Casual Sex on the Rise Among Millennials

A new survey detailing the extent of casual sex among singles shows many are having intimate relations before their first real date. This week, the dating service Match released a new survey on sex and singles conducted by Research Now. Included in the data are the revelations that 34 percent of singles have had sex before a first date and that millennials are 48 percent more likely to have sex before a first date than all other generations of singles in order “to see if there is a connection.” In a USA Today story on the survey, sex therapist Kimberly Resnick Anderson suggests millennials have inverted the relationship process, using sex to determine if they want to pursue anything further with that person. “Now sex is almost a given, and it’s not the intimate part. The intimate part is getting to know someone and going on a date,” Anderson says.

$89,000 for Muscular Dystrophy Drug after 70-Fold Increase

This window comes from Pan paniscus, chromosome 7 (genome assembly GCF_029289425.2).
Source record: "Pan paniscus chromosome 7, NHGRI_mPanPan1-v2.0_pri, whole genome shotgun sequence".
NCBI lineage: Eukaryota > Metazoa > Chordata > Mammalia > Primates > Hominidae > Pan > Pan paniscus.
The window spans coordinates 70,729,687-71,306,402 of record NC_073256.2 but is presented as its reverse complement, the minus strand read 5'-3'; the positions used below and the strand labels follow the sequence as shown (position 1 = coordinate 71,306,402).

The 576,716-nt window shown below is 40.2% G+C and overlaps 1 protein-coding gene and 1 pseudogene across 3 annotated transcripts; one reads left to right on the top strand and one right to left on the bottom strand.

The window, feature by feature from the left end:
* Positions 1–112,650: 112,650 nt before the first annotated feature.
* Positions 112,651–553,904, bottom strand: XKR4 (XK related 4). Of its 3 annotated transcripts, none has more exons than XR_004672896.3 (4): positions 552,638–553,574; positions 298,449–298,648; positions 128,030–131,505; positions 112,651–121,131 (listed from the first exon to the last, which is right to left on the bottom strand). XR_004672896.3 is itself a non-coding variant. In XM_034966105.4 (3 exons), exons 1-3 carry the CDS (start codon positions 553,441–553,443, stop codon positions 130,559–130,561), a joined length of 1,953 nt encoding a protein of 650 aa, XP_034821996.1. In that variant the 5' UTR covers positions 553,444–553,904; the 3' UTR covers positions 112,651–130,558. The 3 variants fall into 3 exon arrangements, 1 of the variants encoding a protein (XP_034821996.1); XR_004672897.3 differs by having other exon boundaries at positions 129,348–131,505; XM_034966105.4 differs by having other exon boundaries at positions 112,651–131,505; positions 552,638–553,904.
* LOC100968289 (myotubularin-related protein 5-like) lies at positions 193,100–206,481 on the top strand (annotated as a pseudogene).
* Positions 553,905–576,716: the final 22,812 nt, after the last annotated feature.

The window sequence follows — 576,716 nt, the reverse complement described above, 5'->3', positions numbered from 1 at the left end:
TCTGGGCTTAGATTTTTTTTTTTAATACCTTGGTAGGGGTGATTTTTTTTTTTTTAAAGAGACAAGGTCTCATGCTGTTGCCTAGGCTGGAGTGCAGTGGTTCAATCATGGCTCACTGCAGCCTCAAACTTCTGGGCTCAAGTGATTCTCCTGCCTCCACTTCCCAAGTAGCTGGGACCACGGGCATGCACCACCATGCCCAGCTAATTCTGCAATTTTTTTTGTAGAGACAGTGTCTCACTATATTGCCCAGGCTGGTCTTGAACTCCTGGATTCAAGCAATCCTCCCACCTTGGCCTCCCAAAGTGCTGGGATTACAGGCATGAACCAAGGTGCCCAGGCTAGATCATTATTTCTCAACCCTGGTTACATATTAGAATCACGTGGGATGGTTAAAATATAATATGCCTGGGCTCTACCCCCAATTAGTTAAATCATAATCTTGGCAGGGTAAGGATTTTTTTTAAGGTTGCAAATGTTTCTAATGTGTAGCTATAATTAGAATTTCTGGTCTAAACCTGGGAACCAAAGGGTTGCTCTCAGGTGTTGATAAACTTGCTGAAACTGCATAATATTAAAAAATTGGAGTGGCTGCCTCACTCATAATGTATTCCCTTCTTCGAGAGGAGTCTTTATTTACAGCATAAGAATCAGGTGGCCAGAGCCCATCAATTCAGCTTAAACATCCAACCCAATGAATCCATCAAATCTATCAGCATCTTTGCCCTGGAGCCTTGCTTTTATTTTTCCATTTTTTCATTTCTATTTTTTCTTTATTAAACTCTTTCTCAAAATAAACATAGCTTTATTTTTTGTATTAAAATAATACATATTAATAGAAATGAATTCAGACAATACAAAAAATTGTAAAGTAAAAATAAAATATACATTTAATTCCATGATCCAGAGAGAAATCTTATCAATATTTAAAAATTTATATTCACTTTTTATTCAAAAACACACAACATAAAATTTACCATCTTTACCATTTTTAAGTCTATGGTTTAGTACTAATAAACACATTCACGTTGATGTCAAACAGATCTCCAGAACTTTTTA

A drug to treat muscular dystrophy will hit the U.S. market with a price tag of $89,000 a year despite being available for decades in Europe at a fraction of that cost. Marathon Pharmaceuticals LLC’s pricing of the drug, which has been available in Europe, is the latest example of a business model that has drawn ire from doctors, patients and legislators in recent years: cheaply acquiring older drugs and then drastically raising their prices. The practice has prompted congressional investigations and hearings into companies including Valeant Pharmaceuticals International Inc. and Turing Pharmaceuticals LLC. The U.S. Food and Drug Administration on Thursday approved Marathon’s drug, a corticosteroid called deflazacort, to treat a rare type of muscular dystrophy that affects some 12,000 boys in the U.S., most of whom die in their 20s and 30s. The drug isn’t a cure, but it has been shown to improve muscle strength, the FDA said.